People under 18 who are found to be LGBTQ could be jailed for three years and have to undergo a period of “rehabilitation,” according to the New York Times.

6. Scotland got its first Muslim and person of color leader and woman-majority government

After being sworn in as Scotland’s first Muslim and person of color leader, Humza Yousaf, has named a new woman majority government.

For the first time ever, six out of nine cabinet members in Scotland are now women, and half of the members are aged below 40.

Women now lead the ministries of finance; education and skills; net zero and just transition; rural affairs, land reform and islands; social justice, justice and home affairs.

“I have made clear my belief Scotland’s government should look as much as possible like the people we represent,” Yousaf said after unveiling his cabinet on Wednesday March 29, according to Sky News.

He said that the team reflects the priorities of his government, which include “tackling child poverty, improving public services and building a fairer, greener economy,” according to Sky News.

7. After these Pacific Islands students’ work, the UN asked the world’s top court to examine climate change

In a historic moment for climate justice, the United Nations has passed a resolution calling for the world’s top court to examine climate change.

On Wednesday March 29, the UN passed a resolution calling on the International Court of Justice – or ICJ – to issue a legal opinion on climate change and human rights.

The resolution was spearheaded by the Pacific Island of Vanuatu, after a group of students across the Pacific Islands launched a campaign for an ICJ advisory opinion on climate change.

“Climate change is not an abstract issue but a reality for us [in the Pacific Islands,” Cynthia Houniuhi, the president of the Pacific Islands Students Fighting Climate Change, which started the initiative, told Almost.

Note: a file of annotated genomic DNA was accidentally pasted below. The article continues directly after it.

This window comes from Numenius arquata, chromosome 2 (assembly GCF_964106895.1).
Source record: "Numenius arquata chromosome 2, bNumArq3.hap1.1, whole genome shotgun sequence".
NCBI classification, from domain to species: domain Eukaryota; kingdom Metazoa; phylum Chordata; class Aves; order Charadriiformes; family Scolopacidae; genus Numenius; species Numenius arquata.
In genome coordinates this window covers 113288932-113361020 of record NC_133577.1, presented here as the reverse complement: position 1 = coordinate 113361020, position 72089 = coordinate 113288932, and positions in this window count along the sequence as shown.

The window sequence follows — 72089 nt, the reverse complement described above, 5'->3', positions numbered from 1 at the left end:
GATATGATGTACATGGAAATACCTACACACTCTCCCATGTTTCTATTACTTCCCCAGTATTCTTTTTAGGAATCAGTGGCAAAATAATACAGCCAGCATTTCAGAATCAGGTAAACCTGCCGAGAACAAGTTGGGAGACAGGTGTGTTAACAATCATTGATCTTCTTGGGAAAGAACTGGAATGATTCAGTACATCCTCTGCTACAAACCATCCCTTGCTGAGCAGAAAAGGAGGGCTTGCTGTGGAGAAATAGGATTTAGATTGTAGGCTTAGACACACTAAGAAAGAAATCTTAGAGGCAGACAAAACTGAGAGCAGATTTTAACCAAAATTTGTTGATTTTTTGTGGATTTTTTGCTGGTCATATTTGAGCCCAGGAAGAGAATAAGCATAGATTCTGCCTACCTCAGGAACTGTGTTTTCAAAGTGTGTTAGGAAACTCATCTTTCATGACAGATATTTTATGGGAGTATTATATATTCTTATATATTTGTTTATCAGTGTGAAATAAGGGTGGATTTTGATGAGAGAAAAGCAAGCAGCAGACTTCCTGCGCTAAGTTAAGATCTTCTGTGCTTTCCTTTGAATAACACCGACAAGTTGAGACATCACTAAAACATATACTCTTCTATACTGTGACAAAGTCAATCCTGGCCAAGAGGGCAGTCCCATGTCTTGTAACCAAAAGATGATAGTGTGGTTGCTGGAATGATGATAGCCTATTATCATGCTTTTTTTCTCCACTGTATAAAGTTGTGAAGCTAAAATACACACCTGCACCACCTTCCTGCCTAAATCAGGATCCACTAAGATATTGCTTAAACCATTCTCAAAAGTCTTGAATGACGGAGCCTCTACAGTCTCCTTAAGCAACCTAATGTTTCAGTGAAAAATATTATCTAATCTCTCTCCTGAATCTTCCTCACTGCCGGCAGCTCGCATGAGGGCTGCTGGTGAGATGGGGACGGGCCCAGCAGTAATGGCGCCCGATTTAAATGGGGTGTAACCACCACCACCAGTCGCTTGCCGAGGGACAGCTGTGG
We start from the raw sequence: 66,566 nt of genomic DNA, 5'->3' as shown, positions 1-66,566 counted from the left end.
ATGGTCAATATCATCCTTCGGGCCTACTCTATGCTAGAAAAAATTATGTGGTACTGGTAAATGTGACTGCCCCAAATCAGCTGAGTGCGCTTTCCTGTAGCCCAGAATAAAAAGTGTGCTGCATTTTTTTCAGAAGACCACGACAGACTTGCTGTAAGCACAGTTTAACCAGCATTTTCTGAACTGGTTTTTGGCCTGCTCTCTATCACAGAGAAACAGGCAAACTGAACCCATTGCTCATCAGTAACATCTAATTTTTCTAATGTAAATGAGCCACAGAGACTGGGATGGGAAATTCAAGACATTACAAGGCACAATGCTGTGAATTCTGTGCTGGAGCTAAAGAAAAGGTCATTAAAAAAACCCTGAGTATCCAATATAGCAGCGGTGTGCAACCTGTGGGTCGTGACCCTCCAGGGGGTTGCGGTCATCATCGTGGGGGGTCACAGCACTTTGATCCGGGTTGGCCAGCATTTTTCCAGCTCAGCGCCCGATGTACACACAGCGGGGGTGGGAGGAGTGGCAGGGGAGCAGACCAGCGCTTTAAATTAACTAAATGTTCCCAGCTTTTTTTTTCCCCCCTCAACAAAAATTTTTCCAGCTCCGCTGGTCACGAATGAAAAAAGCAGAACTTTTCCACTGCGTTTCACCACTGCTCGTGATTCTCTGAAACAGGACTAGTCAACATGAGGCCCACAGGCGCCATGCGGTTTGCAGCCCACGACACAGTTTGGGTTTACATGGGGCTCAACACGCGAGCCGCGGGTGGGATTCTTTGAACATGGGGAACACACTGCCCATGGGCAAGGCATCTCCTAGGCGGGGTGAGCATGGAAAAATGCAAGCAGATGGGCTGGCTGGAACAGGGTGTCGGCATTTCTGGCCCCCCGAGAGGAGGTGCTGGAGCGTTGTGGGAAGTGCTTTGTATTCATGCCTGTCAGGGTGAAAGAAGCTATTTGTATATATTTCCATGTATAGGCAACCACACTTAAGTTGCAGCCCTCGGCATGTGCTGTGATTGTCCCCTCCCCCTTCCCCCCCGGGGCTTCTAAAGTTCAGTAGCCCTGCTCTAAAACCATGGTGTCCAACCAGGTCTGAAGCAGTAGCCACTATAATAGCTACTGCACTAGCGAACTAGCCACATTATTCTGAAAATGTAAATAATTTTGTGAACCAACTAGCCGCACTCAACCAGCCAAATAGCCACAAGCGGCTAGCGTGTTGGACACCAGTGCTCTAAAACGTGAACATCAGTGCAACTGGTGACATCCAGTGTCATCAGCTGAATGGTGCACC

8. Paris’ streets are completely filled with garbage due to protests against the president raising the pension age

The streets of Paris, France, are completely littered with garbage due to mass protests and strikes against the president raising the retirement age for pensions.

The legal retirement age was raised from 62 to 64 after president Emmanuel Macron invoked a special constitutional power, which allowed him to side-step the lower house of Parliament and pass the bill without a vote.

Parliament still had the ability to set about a no-confidence vote but was unable to reach a majority of votes to halt the reform.

Macron has argued that raising the retirement age is essential to decreasing pension costs as life expectancy rises and the number of retirees increases compared to workers.

Thousands of protestors have taken to the streets for weeks, and unions from different sectors have also gone on strike to oppose the new pension reform.

9. Japanese men are groping and upskirting underage girl characters at Ghibli Park and It’s disgusting

Photos of men sexually harassing statues of underage girl characters at the newly opened Ghibli Park in Japan have gone viral on social media, sparking anger.

The photos showed different men taking upskirt photos of a statue of 12-year-old Marnie from “When Marnie Was There” and groping the breast of Therru, a 17-year-old girl character from “Tales from Earthsea”.

The indecent photos have since been deleted, but Aichi authorities say they will take legal action if the men are identified.